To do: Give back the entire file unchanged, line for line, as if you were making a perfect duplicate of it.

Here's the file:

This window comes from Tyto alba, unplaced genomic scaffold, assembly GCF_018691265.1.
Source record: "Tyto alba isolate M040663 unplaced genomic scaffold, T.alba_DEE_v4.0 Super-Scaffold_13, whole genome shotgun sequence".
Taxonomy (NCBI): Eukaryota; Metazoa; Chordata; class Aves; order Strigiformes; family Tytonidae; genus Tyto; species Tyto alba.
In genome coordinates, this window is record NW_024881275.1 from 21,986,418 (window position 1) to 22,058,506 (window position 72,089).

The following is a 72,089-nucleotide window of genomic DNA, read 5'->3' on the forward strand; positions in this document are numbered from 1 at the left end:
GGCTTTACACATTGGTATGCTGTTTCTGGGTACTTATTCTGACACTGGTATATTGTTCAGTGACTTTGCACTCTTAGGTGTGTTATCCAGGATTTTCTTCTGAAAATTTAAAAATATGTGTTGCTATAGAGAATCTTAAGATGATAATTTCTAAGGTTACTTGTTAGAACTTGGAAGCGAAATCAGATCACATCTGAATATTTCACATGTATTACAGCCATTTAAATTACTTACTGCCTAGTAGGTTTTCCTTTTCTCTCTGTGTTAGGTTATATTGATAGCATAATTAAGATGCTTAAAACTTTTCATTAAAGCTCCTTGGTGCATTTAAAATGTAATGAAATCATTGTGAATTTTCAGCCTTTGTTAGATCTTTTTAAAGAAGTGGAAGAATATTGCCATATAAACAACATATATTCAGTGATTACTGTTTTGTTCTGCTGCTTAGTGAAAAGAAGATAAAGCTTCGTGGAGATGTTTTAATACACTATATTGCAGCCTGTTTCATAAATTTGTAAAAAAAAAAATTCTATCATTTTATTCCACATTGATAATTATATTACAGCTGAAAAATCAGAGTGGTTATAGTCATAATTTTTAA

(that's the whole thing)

This window comes from Tyto alba, unplaced genomic scaffold, assembly GCF_018691265.1.
Source record: "Tyto alba isolate M040663 unplaced genomic scaffold, T.alba_DEE_v4.0 Super-Scaffold_13, whole genome shotgun sequence".
Taxonomy (NCBI): Eukaryota; Metazoa; Chordata; class Aves; order Strigiformes; family Tytonidae; genus Tyto; species Tyto alba.
In genome coordinates, this window is record NW_024881275.1 from 21,986,418 (window position 1) to 22,058,506 (window position 72,089).

The following is a 72,089-nucleotide window of genomic DNA, read 5'->3' on the forward strand; positions in this document are numbered from 1 at the left end:
GGCTTTACACATTGGTATGCTGTTTCTGGGTACTTATTCTGACACTGGTATATTGTTCAGTGACTTTGCACTCTTAGGTGTGTTATCCAGGATTTTCTTCTGAAAATTTAAAAATATGTGTTGCTATAGAGAATCTTAAGATGATAATTTCTAAGGTTACTTGTTAGAACTTGGAAGCGAAATCAGATCACATCTGAATATTTCACATGTATTACAGCCATTTAAATTACTTACTGCCTAGTAGGTTTTCCTTTTCTCTCTGTGTTAGGTTATATTGATAGCATAATTAAGATGCTTAAAACTTTTCATTAAAGCTCCTTGGTGCATTTAAAATGTAATGAAATCATTGTGAATTTTCAGCCTTTGTTAGATCTTTTTAAAGAAGTGGAAGAATATTGCCATATAAACAACATATATTCAGTGATTACTGTTTTGTTCTGCTGCTTAGTGAAAAGAAGATAAAGCTTCGTGGAGATGTTTTAATACACTATATTGCAGCCTGTTTCATAAATTTGTAAAAAAAAAAATTCTATCATTTTATTCCACATTGATAATTATATTACAGCTGAAAAATCAGAGTGGTTATAGTCATAATTTTTAA